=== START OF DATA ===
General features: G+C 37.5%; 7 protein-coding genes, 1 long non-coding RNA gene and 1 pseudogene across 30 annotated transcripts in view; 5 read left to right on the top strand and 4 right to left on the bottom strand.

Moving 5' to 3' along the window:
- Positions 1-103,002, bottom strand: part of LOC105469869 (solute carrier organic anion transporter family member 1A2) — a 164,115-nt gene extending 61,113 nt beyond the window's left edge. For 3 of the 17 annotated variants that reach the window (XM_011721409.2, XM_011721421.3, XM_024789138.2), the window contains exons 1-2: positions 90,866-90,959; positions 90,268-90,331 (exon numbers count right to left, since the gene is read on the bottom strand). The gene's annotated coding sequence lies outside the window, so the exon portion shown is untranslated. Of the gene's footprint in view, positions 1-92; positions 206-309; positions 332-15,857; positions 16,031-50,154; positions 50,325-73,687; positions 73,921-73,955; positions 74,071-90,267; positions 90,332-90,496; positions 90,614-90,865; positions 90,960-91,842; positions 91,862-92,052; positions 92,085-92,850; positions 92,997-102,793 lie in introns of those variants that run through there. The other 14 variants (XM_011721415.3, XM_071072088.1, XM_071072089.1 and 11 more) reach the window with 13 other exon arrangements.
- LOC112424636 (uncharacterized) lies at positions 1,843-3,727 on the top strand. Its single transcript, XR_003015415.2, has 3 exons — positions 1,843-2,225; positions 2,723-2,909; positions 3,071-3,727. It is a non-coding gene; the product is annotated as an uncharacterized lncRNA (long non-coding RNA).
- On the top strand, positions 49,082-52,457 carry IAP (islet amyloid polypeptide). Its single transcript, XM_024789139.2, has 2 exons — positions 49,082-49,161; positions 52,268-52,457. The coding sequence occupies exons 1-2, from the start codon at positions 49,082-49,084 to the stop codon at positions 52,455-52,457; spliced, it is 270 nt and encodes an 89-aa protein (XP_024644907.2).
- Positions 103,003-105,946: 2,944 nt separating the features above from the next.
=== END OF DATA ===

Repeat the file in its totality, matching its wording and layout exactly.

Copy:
General features: G+C 37.5%; 7 protein-coding genes, 1 long non-coding RNA gene and 1 pseudogene across 30 annotated transcripts in view; 5 read left to right on the top strand and 4 right to left on the bottom strand.

Moving 5' to 3' along the window:
- Positions 1-103,002, bottom strand: part of LOC105469869 (solute carrier organic anion transporter family member 1A2) — a 164,115-nt gene extending 61,113 nt beyond the window's left edge. For 3 of the 17 annotated variants that reach the window (XM_011721409.2, XM_011721421.3, XM_024789138.2), the window contains exons 1-2: positions 90,866-90,959; positions 90,268-90,331 (exon numbers count right to left, since the gene is read on the bottom strand). The gene's annotated coding sequence lies outside the window, so the exon portion shown is untranslated. Of the gene's footprint in view, positions 1-92; positions 206-309; positions 332-15,857; positions 16,031-50,154; positions 50,325-73,687; positions 73,921-73,955; positions 74,071-90,267; positions 90,332-90,496; positions 90,614-90,865; positions 90,960-91,842; positions 91,862-92,052; positions 92,085-92,850; positions 92,997-102,793 lie in introns of those variants that run through there. The other 14 variants (XM_011721415.3, XM_071072088.1, XM_071072089.1 and 11 more) reach the window with 13 other exon arrangements.
- LOC112424636 (uncharacterized) lies at positions 1,843-3,727 on the top strand. Its single transcript, XR_003015415.2, has 3 exons — positions 1,843-2,225; positions 2,723-2,909; positions 3,071-3,727. It is a non-coding gene; the product is annotated as an uncharacterized lncRNA (long non-coding RNA).
- On the top strand, positions 49,082-52,457 carry IAP (islet amyloid polypeptide). Its single transcript, XM_024789139.2, has 2 exons — positions 49,082-49,161; positions 52,268-52,457. The coding sequence occupies exons 1-2, from the start codon at positions 49,082-49,084 to the stop codon at positions 52,455-52,457; spliced, it is 270 nt and encodes an 89-aa protein (XP_024644907.2).
- Positions 103,003-105,946: 2,944 nt separating the features above from the next.